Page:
Jackie "Kanashimi" Florian explains why 91.8 the Fan got started, while alternatively explaining some of the oddest names conventions have called the 24/7 online anime radio station.
So NYCC happened, hence why you got no Justin Lab Report. For…3 weeks? Yeah, had to prep for that. Expect to see some NYCC thoughts as well in the next few weeks as well.
For tonight however, I’m happy to share my interview with the owner of 91.8 the Fan and Co-Founder Jackie Florian. Known around the internet as “Kana” or “Kanashimi”, she manages the 24/7 anime radio station that’s been in business since 2010. Here, you’ll get to know why it took a year for them to start it up, then understand the process Jackie goes through with her interviews.
2:35: How did she get the name of Kanashimi, and the reaction from Japanese people she’s met.
4:42: Talks about when she co-founded 91.8 the Fan.
6:00: Why they wanted to pay the artists instead of stuff like SoundExchange, which required sending written letters to Japan.
8:25: Where Jackie explains how 91.8 the Fan got the craziest convention names/badges at conventions when it started.
13:15: Jackie explains how she prepares to interview the guests.
18:05: Why THIS particular convention is special to her.
20:40: Jackie explains what’s been her favorite anime series this year.
21:45: How Final Fantasy 14 got her into Yokai Watch.
So honestly the first question I have to ask you is I ended up trying to figure out what Kanashimi meant, and it…means grief? How did that become the name you use on the interwebs?
*laughs* Yeah it’s grief or sorrow or sadness, it’s in a lot of songs. When I was an “edgy 9-year old and I listened to Evanescence and Linkin Pink” *laughs* I used to role play and I had a character that I had made. It was super original, like totally do not steal, called Kanashimi Tenchi, and I thought that’s like sorrow angel or sad angel. It’s like so emo, and you want to be edgy as a kid. I never changed it. And I have people who call me Kana. In fact my roommate who I had known for 14 years — I met him online when I was 11 — he still calls me Kana in real life. We’ve been living together for 2 years, and actually this weekend I’m at an event, I have all these people coming up to me and they’re just referring to me as Kana or Kanashimi.
I have had Japanese colleagues who have been like, “Kana is good, but Kanashimi No!”
I understand that it’s an ill fitting name but it’s kinda stuck with me so I just don’t know what to do anymore. I have people in real life who use that more than my actual name, so…I’m kinda stuck with it! *laughs*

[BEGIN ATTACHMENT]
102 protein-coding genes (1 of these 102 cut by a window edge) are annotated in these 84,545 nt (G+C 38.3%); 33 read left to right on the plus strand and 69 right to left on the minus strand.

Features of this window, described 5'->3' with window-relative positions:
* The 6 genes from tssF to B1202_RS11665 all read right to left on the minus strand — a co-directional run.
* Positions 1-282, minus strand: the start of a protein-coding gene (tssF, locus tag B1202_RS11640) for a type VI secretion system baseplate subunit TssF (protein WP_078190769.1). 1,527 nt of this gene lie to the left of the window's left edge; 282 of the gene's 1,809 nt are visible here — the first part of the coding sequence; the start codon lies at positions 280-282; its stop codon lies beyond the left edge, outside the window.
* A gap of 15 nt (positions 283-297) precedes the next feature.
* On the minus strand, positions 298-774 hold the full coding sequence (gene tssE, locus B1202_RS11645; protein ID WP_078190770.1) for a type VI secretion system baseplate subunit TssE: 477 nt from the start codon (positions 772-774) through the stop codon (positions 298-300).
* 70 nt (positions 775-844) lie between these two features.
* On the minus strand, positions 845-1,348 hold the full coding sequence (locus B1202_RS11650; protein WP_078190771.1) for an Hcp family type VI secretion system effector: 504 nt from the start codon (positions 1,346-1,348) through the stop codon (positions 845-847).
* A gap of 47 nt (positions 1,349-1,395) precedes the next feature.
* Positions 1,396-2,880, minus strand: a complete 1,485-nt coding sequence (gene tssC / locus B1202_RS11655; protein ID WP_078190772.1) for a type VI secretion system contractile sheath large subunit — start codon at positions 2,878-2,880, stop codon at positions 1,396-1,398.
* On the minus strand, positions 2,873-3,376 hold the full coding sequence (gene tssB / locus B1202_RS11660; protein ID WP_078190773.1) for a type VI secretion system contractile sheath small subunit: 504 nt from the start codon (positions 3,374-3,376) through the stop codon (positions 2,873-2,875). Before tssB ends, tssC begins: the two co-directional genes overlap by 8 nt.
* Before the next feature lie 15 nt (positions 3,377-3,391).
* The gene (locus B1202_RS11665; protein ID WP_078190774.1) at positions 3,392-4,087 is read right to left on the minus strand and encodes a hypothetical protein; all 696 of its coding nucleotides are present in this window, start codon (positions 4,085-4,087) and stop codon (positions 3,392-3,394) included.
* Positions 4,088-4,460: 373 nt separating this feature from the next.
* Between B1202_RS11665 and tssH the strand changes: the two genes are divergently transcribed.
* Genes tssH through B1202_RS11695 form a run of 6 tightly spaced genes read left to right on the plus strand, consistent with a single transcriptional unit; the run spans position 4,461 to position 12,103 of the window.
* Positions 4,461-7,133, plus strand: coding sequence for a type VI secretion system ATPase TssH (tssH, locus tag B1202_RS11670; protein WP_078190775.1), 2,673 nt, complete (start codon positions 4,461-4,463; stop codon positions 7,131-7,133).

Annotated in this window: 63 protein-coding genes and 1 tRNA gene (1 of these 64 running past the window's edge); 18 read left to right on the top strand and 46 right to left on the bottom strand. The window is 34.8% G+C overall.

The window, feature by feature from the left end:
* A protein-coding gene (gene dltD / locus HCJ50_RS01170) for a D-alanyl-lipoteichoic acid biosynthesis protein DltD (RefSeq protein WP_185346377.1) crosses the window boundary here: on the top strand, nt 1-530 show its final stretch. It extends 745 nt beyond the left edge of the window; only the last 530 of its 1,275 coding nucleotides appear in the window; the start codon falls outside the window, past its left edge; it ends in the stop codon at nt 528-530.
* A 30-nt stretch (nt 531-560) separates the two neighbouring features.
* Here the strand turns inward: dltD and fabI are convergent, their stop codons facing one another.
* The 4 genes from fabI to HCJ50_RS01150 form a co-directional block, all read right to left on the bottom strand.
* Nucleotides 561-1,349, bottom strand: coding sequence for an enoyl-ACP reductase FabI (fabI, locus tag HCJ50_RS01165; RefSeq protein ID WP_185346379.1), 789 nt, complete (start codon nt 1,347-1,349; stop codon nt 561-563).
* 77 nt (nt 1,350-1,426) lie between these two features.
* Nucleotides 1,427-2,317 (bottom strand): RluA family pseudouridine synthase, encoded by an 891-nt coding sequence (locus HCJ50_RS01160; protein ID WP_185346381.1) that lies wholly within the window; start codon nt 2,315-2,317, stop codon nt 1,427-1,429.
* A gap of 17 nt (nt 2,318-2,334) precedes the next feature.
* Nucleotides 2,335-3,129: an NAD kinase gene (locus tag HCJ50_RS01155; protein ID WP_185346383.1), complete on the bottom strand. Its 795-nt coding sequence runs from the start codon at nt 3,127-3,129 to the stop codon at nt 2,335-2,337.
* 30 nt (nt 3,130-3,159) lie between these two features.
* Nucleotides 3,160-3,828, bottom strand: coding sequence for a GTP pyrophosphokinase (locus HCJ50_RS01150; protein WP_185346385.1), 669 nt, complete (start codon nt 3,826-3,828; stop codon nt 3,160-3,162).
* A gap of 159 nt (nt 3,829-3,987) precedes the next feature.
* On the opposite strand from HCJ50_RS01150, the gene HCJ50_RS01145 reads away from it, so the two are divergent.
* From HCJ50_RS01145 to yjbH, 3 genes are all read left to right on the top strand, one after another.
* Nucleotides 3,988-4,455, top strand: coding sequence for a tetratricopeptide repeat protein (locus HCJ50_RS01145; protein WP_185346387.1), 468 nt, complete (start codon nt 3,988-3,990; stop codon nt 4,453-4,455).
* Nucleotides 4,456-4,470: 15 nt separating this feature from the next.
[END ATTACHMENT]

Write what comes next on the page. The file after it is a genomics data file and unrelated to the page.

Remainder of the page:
It’s interesting, most people when they grow older they disassociate with their younger username, but you’re embracing it. Have to give you props for that one!
Well thank you! I just — I like how it sounds, I know the meaning is very somber, but it’s in a lot of music! I work with music, so there you go.
So you Co-Founded 91.8 the Fan with Matthew Eis, also known as Sandgolem — what’s with all these names back then right?
You started this were in college correct?
I actually never went to college. I graduated high school 2 years early, so when I was 17 is when I Co-Founded the business. And it was Sandgolem, and Kibs, or Zachary McDonald, so it was the 3 of us together. As of about 2 years ago, Sandgolem moved on, and about 4 years in, Kibs moved on as well, and now I’m the sole proprietor of 91.8 the Fan.
What was the jumpstart that led to the idea of creating a 24/7 online radio station?
Well it’s really funny, it was just a what if idea — wouldn’t it be cool if there was this? Wouldn’t it be cool if it was that? You know those ideas you get when on a road trip and in a car, and we all started talking about it and we thought, “Ok this will be fine, this will be something that’ll be entertaining. We didn’t think about as seriously as we do now, as a business. We thought, “Ok, let’s see, let’s look into this, let’s see the issues with royalties, and like, how much is it gonna cost,” and things like that.
So we actually spent an entire year getting together all of the royalty issues because initially at the time, Japanese music companies and the Japanese royalty companies wouldn’t actually get back to us through email. Their emails were in English but they’d only respond via written letter. So it was a very long, tedious process to get that to work. We could’ve just simply aligned ourselves with SoundExchange or BMI or ASCAP, or any of those in the US. But we decided we really wanted to pay it forward and pay the artists to support the industry. That was something we wanted from the get go.
So yeah we launched in January 3 of 2010, and then people just really enjoyed it, and suddenly, something that was going to be fun became a really big part of our lives.
As you mentioned, it didn’t start immediately, it took a while and you started in 2010. I guess you mentioned one challenge, trying to get the royalties, I didn’t realize you had to send letters to them. Can you name some other challenges you had to deal with before actually starting the site?